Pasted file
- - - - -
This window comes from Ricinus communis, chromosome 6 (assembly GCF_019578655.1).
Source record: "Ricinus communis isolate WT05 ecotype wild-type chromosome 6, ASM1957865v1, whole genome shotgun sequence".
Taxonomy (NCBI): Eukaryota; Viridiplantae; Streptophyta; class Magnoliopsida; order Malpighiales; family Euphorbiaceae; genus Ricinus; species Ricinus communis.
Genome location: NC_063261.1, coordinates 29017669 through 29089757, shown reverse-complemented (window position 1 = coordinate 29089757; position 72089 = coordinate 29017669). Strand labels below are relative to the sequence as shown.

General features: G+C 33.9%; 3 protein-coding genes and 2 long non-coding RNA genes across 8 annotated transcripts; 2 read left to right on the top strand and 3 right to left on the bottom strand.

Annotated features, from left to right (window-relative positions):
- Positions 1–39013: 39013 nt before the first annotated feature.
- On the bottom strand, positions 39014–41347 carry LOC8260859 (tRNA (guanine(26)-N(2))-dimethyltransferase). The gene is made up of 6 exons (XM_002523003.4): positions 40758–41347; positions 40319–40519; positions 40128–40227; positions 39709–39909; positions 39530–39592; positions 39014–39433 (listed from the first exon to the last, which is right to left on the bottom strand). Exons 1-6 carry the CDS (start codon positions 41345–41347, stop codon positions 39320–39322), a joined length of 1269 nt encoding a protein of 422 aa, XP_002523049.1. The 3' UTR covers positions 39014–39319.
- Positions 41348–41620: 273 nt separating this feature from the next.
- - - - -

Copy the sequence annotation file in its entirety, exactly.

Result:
This window comes from Ricinus communis, chromosome 6 (assembly GCF_019578655.1).
Source record: "Ricinus communis isolate WT05 ecotype wild-type chromosome 6, ASM1957865v1, whole genome shotgun sequence".
Taxonomy (NCBI): Eukaryota; Viridiplantae; Streptophyta; class Magnoliopsida; order Malpighiales; family Euphorbiaceae; genus Ricinus; species Ricinus communis.
Genome location: NC_063261.1, coordinates 29017669 through 29089757, shown reverse-complemented (window position 1 = coordinate 29089757; position 72089 = coordinate 29017669). Strand labels below are relative to the sequence as shown.

General features: G+C 33.9%; 3 protein-coding genes and 2 long non-coding RNA genes across 8 annotated transcripts; 2 read left to right on the top strand and 3 right to left on the bottom strand.

Annotated features, from left to right (window-relative positions):
- Positions 1–39013: 39013 nt before the first annotated feature.
- On the bottom strand, positions 39014–41347 carry LOC8260859 (tRNA (guanine(26)-N(2))-dimethyltransferase). The gene is made up of 6 exons (XM_002523003.4): positions 40758–41347; positions 40319–40519; positions 40128–40227; positions 39709–39909; positions 39530–39592; positions 39014–39433 (listed from the first exon to the last, which is right to left on the bottom strand). Exons 1-6 carry the CDS (start codon positions 41345–41347, stop codon positions 39320–39322), a joined length of 1269 nt encoding a protein of 422 aa, XP_002523049.1. The 3' UTR covers positions 39014–39319.
- Positions 41348–41620: 273 nt separating this feature from the next.